We are not very good at perceiving things as they are. We habitually add an interpretational layer to events and we unconsciously pay more attention to details that fit with the narrative we are currently invested in while overlooking or downplaying any evidence to the contrary. An insecure person is overly sensitive to other people's judgment of them, and an overly secure person tends to be oblivious to criticism.
Reality distorting lenses
I like to think of continuous and persistent misinterpretation of reality as lenses that distort events in a specific and predictable fashion, just like wearing someone else's prescription glasses. If you ever fell in, and then out of love you have a first hand experience with what it's like to have such a lens standing between you and reality. While you're in love you have a filter between you and your loved one; this filter lets in proof that this person is the best person ever, while simultaneously filtering signals that may indicate you two don't really match. Something about that person that could normally turn you off would be practically invisible to you when you're still in the swooning stage. Even if you're aware that that something may bother you in anyone else, you'd find it incredibly hard to imagine being bothered by it with this person. In bojack horseman it was beautifully put: 'When you look at someone through rose-colored glasses, all the red flags just look like flags'. Eventually though, reality will start seeping through, the swooning phase will dissipate and you may find yourself disillusioned as those various flags start on taking different colors than you initially imagined. Even if they are not entirely red flags, the disillusionment can be very hard to get over as you realize that this perfect person you fell in love with is just a human being.
False perception carries a price. When we don't perceive things how they really are we operate under false information and false assumptions. We are slow to react to events that require our attention, or we are react disproportionately and cause more good than harm.
Let's examine another lens, one that is surprisingly common even with very experienced individuals. That's the lens of having no control over our circumstances and surroundings. It's the intuitive sense that as an individual you'll always be fated to be the way you are or that you're going to be. You'll be as out of shape as your dad. You'll have that passive aggressiveness of your mom. That's your destiny. Donning such a lens would make it a psychologically monumental challenge to actually follow through the actions required to overcome these self fulfilling prophecies, such as maintaining a work out regime. During my time working at a large corporation I saw plenty of otherwise capable and creative people who persistently failed to engage their enthusiasm and creativity. This stemmed from the feeling that they lack any control over how the company operates, that the culture is as it is and the power structure is as it is, so any attempt at changing it is futile. This lead to people passively sitting in meetings that they knew were a waste of time, because they felt like any attempt at change would be at best pointless, and at worst risk their own position on the cultural ladder. Similarly, I've encountered plenty of team leaders who hold a deep conviction that the composition of the team, the existing processes and bureaucracy and the nature of the project are static realities. They see little point, or even don't see at all the potential of trying new ways of working or seeking out and solving problems with how the team operates. When people feel that they can't make a change they tend to go through the motions and take no risks. They rarely come up with creative solutions to the problems their team is facing. It's not due to some lack of creativity but rather due to the psychological barrier that is placed when they perceive things around them to be more permanent than they actually are.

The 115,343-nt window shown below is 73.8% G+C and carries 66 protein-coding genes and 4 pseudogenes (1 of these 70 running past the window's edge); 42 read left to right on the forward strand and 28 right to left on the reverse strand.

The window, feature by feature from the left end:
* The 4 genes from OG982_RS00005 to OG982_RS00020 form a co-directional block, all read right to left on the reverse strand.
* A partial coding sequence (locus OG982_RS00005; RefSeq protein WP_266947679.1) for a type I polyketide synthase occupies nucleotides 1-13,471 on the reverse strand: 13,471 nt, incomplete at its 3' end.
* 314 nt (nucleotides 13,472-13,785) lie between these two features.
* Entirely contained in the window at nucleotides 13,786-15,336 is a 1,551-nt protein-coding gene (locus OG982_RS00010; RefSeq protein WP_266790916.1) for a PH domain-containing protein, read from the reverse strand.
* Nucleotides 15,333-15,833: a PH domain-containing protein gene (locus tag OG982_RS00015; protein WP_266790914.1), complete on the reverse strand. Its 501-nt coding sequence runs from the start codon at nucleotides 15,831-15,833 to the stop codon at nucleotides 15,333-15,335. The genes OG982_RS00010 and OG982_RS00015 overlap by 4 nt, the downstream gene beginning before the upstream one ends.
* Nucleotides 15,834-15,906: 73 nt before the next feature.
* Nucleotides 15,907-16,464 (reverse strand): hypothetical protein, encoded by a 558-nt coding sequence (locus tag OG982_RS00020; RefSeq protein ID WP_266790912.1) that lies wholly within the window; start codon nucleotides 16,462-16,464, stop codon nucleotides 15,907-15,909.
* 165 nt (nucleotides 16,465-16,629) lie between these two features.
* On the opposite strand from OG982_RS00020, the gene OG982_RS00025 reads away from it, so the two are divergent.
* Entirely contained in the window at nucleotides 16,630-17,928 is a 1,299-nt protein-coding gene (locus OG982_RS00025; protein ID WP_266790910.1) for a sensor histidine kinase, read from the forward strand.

You can be an incredibly creative and effective team leader, but if you wear a lens that makes you believe that things are "as they are" then you will never realize your full potential.
What's the solution then?
It's almost impossible unfortunately to completely eliminate all lenses, or even recognize all the lenses.
That doesn't mean that it isn't impossible to gradually "flatten out" these lenses and significantly reduce their impact. In a follow up article I will outline what I believe is the way to achieve that.
In the meantime, just being aware that we habitually don't perceive things as they really are is a first powerful step at reducing the impact of these lenses on our lives. I invite you to identify some of the lenses you are wearing and examine the depth to which they influence and dictate your decisions and relationships. You'd be surprised how deep it goes.